Or take the monuments to Thomas Jefferson and Martin Luther King, Jr., facing each other across the Tidal Basin in Washington, DC. The Jefferson Memorial was erected during a time of Democratic resurgence in American politics where Jefferson’s reputation was on the rise, and it celebrates him as a great Democrat as well as a great democrat. Other aspects of his life were slighted or ignored altogether, as Martin Luther King, Jr., might point out. Yet the same is also true of the King Memorial. Erected at a time when Americans chose to celebrate a certain version of King as enshrined in the “I Have a Dream” speech of August 1963, it has much less to say about the Vietnam war that King came to oppose, a war remembered a short walk northwards from his memorial. We want to remember people in a particular way, and that’s that. In the future, other people may disagree, and I have no more right to claim that my interpretation should prevail because it’s “history” and to challenge it is to “erase history” than someone else does to tell me that I can’t challenge what they choose to remember or how they want to remember it because to do so is to “erase history” or is an exercise in “political correctness.” Need I remind you that Stone Mountain and Birth of a Nation are also exercises in political correctness for their time, as are the inscriptions on the monuments erected by several southern states in honor of the service of their state’s Confederate forces at Gettysburg?
Note: ranting about “political correctness” is best read as “I can’t really deal with the merits of your interpretation, so I’ll deride it largely because it doesn’t reinforce my own preferences and prejudices.”
Monuments are primarily commemorations and expressions of historical memory. As such, they are time-bound, not timeless. They are much more about the people who erected and dedicated those monuments than about the people and events they commemorate. As times change, as values change, as perspectives change, and as people change, they will view those monuments differently. In some cases, they will come to question whether those events still need be commemorated, or whether they should be commemorated in the same way. The past does not get to tell the present what to think about the past, and to defend monuments largely because they make the defender feel comfortable about their understanding of history is problematic. Recall the addition of Confederate flags to the Lee Chapel surrounding the Valentine sculpture. That act was a revision, a re-envisioning, and a repurposing for the people who decided to augment that space. So was the recent decision to remove those flags and to restore the space to its original condition. You can’t criticize one without criticizing the other.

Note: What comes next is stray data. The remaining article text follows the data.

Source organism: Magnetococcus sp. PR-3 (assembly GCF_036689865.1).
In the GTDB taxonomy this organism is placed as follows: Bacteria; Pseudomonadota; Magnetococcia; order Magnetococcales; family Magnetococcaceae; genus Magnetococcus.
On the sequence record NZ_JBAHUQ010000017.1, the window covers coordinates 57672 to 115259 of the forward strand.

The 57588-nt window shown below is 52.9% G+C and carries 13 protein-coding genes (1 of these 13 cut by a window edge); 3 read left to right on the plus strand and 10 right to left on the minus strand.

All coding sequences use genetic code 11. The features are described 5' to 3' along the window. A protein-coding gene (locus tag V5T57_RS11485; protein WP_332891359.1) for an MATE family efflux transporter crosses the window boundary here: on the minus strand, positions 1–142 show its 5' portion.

I have no general rule on what to do that would cover all such cases. I do have general principles grounded in the belief that memorials are expressions of the time and people when they were erected, and that they may not reflect the prevailing sentiments of everyone, then or now. They are acts of memory; the story of such monumentation is the history of memory, not of the event or person itself. Removing or relocating such monuments does not erase the history of the event or the person being commemorated; it shows that the history of memory is always evolving. If you removed every single monument at Gettysburg, nothing about the battle itself would change, any more than destroying a battlefield eradicates the history of that battle, however much it may damage our ability to understand it or remember it. But it is time to have a more serious discussion about these matters, rather than the polarizing debate that comes with namecalling and simple-minded claims about what’s at stake of what a monument really represents. Nor is that discussion limited to scholars and historians, or outsiders who want to tell other people what to do at the same time they resent being told what to do. There are far more stakeholders and constituencies involved, and is worth remembering, for example, that if the people of New Orleans put up four monuments, subsequent generations have an equal right to discuss whether they should remain. The earth belongs to the living, Jefferson once said, and past generations do not have the right to bind future generations to comply with what those past generations chose to remember about the past and how they chose to remember it.